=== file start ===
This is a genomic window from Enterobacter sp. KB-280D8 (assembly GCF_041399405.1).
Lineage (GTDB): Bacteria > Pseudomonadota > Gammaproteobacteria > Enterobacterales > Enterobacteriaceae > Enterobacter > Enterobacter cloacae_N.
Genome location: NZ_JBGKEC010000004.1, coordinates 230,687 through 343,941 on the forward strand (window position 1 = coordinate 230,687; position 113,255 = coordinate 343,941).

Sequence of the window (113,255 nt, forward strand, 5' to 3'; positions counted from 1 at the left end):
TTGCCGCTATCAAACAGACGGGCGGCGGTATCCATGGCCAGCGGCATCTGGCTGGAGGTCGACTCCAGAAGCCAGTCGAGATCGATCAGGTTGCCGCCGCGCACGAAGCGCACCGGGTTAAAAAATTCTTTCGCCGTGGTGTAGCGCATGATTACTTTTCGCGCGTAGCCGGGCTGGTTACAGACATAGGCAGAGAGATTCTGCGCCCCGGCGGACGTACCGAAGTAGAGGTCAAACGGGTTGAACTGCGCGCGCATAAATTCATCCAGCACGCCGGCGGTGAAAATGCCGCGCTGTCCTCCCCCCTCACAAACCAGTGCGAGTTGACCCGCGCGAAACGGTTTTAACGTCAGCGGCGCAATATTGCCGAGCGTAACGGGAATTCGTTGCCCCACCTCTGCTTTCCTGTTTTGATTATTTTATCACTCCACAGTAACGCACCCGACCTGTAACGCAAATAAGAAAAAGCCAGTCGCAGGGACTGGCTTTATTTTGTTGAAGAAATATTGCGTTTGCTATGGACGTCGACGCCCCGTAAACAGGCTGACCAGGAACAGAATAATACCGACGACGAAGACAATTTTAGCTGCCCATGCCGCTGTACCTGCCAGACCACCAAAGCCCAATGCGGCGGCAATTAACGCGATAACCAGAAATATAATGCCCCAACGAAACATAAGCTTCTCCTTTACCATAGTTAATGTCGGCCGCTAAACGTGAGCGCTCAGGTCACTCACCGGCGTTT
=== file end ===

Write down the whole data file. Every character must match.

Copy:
This is a genomic window from Enterobacter sp. KB-280D8 (assembly GCF_041399405.1).
Lineage (GTDB): Bacteria > Pseudomonadota > Gammaproteobacteria > Enterobacterales > Enterobacteriaceae > Enterobacter > Enterobacter cloacae_N.
Genome location: NZ_JBGKEC010000004.1, coordinates 230,687 through 343,941 on the forward strand (window position 1 = coordinate 230,687; position 113,255 = coordinate 343,941).

Sequence of the window (113,255 nt, forward strand, 5' to 3'; positions counted from 1 at the left end):
TTGCCGCTATCAAACAGACGGGCGGCGGTATCCATGGCCAGCGGCATCTGGCTGGAGGTCGACTCCAGAAGCCAGTCGAGATCGATCAGGTTGCCGCCGCGCACGAAGCGCACCGGGTTAAAAAATTCTTTCGCCGTGGTGTAGCGCATGATTACTTTTCGCGCGTAGCCGGGCTGGTTACAGACATAGGCAGAGAGATTCTGCGCCCCGGCGGACGTACCGAAGTAGAGGTCAAACGGGTTGAACTGCGCGCGCATAAATTCATCCAGCACGCCGGCGGTGAAAATGCCGCGCTGTCCTCCCCCCTCACAAACCAGTGCGAGTTGACCCGCGCGAAACGGTTTTAACGTCAGCGGCGCAATATTGCCGAGCGTAACGGGAATTCGTTGCCCCACCTCTGCTTTCCTGTTTTGATTATTTTATCACTCCACAGTAACGCACCCGACCTGTAACGCAAATAAGAAAAAGCCAGTCGCAGGGACTGGCTTTATTTTGTTGAAGAAATATTGCGTTTGCTATGGACGTCGACGCCCCGTAAACAGGCTGACCAGGAACAGAATAATACCGACGACGAAGACAATTTTAGCTGCCCATGCCGCTGTACCTGCCAGACCACCAAAGCCCAATGCGGCGGCAATTAACGCGATAACCAGAAATATAATGCCCCAACGAAACATAAGCTTCTCCTTTACCATAGTTAATGTCGGCCGCTAAACGTGAGCGCTCAGGTCACTCACCGGCGTTT